You have found what works well already, and you have done a great job in doing so, congrats !!!

Share this post


Link to post
Share on other sites

Soft Plastic: Black/Blue & Green Pumpkin Any and all water conditions

Hard Baits: Bluegill in any water conditions

Shad in clear to stained any weather

Blue or Black back Chartreuse in staines to muddy water.

For me I just keep it simple. To me locating bass in structure and cover and presentation are way more important than color. jmho

Share this post


Link to post
Share on other sites

Basically I am over thinking things. Since with soft plastics I find dark lures to work consistently (blacks, dark red, dark green, purple, and brown) and some light colors work in some situations (chartreuse pumpkin seed and watermelon red flake) I should stick with those type colors in most, if not all, my soft plastics and jigs. With the Spook the bullfrog works great but I might want to get one in white or match the hatch. With spinners just stick with chartreuse/white and white with their variations except in muddy water using red brown or black. Still need to play with the cranks colors. My boy lost a bass off of Mann's baby 1-minus red craw with orange bottom.

More or less I need to turn my focus back to finding the patterns and zones. I have been creating more stress than what's called for.

Gotcha, colors come into play if I am fishing different places, but since I don't then I need to stick with what I know to work on my lake. Thank you all for putting up with me.

Share this post


Link to post
Share on other sites

Basically I am over thinking things. Since with soft plastics I find dark lures to work consistently (blacks, dark red, dark green, purple, and brown) and some light colors work in some situations (chartreuse pumpkin seed and watermelon red flake) I should stick with those type colors in most, if not all, my soft plastics and jigs. With the Spook the bullfrog works great but I might want to get one in white or match the hatch. With spinners just stick with chartreuse/white and white with their variations except in muddy water using red brown or black. Still need to play with the cranks colors. My boy lost a bass off of Mann's baby 1-minus red craw with orange bottom.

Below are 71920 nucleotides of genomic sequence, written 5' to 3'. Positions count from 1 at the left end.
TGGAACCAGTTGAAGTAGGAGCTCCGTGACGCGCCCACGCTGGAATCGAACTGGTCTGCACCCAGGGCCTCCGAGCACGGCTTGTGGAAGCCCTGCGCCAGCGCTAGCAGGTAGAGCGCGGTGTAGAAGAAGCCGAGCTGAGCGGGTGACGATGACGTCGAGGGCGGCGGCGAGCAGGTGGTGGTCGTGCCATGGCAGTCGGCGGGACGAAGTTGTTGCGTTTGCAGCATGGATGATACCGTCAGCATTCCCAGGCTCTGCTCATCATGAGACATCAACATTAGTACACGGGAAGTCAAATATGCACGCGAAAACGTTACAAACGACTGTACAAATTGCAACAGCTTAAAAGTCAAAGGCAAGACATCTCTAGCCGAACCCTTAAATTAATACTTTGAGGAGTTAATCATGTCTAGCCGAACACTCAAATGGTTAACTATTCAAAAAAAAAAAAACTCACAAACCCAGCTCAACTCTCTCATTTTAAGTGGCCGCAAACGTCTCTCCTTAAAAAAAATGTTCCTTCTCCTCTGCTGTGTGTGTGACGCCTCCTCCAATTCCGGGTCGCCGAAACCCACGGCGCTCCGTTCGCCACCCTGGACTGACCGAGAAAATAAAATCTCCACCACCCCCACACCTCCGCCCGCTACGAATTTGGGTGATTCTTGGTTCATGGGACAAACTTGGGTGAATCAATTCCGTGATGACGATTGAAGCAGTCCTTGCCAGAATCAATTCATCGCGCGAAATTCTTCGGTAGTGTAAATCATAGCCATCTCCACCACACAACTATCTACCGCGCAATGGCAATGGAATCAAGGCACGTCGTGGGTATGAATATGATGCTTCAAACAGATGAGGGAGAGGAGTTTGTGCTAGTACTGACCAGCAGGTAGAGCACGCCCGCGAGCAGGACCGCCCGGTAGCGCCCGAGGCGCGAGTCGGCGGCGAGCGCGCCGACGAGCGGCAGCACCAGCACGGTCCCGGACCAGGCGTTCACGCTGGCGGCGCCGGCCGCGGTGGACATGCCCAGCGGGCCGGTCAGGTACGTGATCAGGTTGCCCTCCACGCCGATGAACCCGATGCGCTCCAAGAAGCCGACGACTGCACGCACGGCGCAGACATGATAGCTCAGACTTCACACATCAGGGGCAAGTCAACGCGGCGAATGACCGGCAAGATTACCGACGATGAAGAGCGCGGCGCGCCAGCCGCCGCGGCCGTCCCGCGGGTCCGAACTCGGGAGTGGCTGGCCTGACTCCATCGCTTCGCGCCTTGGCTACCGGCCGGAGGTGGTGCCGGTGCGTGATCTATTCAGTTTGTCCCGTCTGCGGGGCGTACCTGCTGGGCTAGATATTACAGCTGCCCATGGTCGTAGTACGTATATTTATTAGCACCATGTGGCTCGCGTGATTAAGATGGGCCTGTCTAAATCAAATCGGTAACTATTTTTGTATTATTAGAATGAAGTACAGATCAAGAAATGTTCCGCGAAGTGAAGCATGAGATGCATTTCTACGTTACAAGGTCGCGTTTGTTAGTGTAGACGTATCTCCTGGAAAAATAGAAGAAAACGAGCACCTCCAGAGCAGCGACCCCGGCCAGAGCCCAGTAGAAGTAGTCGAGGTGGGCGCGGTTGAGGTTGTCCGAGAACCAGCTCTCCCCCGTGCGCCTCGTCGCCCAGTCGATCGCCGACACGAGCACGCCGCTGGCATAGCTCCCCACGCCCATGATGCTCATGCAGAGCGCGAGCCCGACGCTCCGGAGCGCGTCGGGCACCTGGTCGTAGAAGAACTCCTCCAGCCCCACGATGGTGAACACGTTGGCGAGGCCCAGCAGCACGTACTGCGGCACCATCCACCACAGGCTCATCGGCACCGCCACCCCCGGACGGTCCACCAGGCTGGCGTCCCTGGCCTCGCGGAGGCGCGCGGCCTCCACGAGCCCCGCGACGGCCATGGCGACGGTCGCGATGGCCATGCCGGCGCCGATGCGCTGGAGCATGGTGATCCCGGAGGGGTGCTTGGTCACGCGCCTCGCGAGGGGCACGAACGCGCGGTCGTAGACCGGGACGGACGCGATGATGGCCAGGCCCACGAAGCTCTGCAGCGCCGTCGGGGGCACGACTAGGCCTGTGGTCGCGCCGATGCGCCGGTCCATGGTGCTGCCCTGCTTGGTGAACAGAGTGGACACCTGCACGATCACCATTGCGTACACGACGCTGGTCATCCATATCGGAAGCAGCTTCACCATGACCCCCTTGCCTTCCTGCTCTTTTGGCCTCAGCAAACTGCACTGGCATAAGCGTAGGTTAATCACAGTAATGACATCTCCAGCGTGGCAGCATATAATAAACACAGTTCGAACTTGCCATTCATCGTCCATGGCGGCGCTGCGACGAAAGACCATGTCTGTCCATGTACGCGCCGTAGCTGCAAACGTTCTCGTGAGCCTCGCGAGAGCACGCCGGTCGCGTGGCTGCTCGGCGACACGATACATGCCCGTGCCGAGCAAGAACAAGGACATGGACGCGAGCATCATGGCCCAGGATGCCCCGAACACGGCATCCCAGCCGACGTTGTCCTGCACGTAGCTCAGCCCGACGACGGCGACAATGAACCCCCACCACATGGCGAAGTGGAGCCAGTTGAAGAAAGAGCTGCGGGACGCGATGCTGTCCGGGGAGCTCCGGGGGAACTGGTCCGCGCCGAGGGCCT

More or less I need to turn my focus back to finding the patterns and zones. I have been creating more stress than what's called for.

Gotcha, colors come into play if I am fishing different places, but since I don't then I need to stick with what I know to work on my lake. Thank you all for putting up with me.

A constantly producing color is a great head start to the rest of your fishing puzzle, for just one or two bodies of water concentrated in one local area, in my opinion.

Establishing patterns is something that is common to us LMB fishing guys and gals for all bodies of water, however if you can find fish on your home lake and learn the important parts of fishing structure with baits and colors that work, then you will have a much better understanding of how to fish an unfamilure body of water should you ever decide to do so.

It's always fun to experiment with different variations of colors that work well for us, don't be afraid to add/take away a small change, just remember the result of that change, for example you know black with green/blue flecks works here on a cloudy,calm day, but lets take away the green/blue fleck from the bait since the water is a little bit choppy today, don't forget what happens when you do these kind of small things.

You stated you were basically over thinking things, no, I don't think you were, being open minded is a great tool for fishing, and one that gets very little attention.

Share this post


Link to post
Share on other sites

Create an account or sign in to comment

You need to be a member in order to leave a comment

Create an account

Sign up for a new account in our community. It's easy!

Register a new account

Sign in

Already have an account? Sign in here.

Sign In Now
Sign in to follow this  

  • Recently Browsing   0 members

    No registered users viewing this page.

  • fishing

    fishing forum

    fishing rods

    fishing reels

    fishing

    bass fish

    fish for bass
    fish

×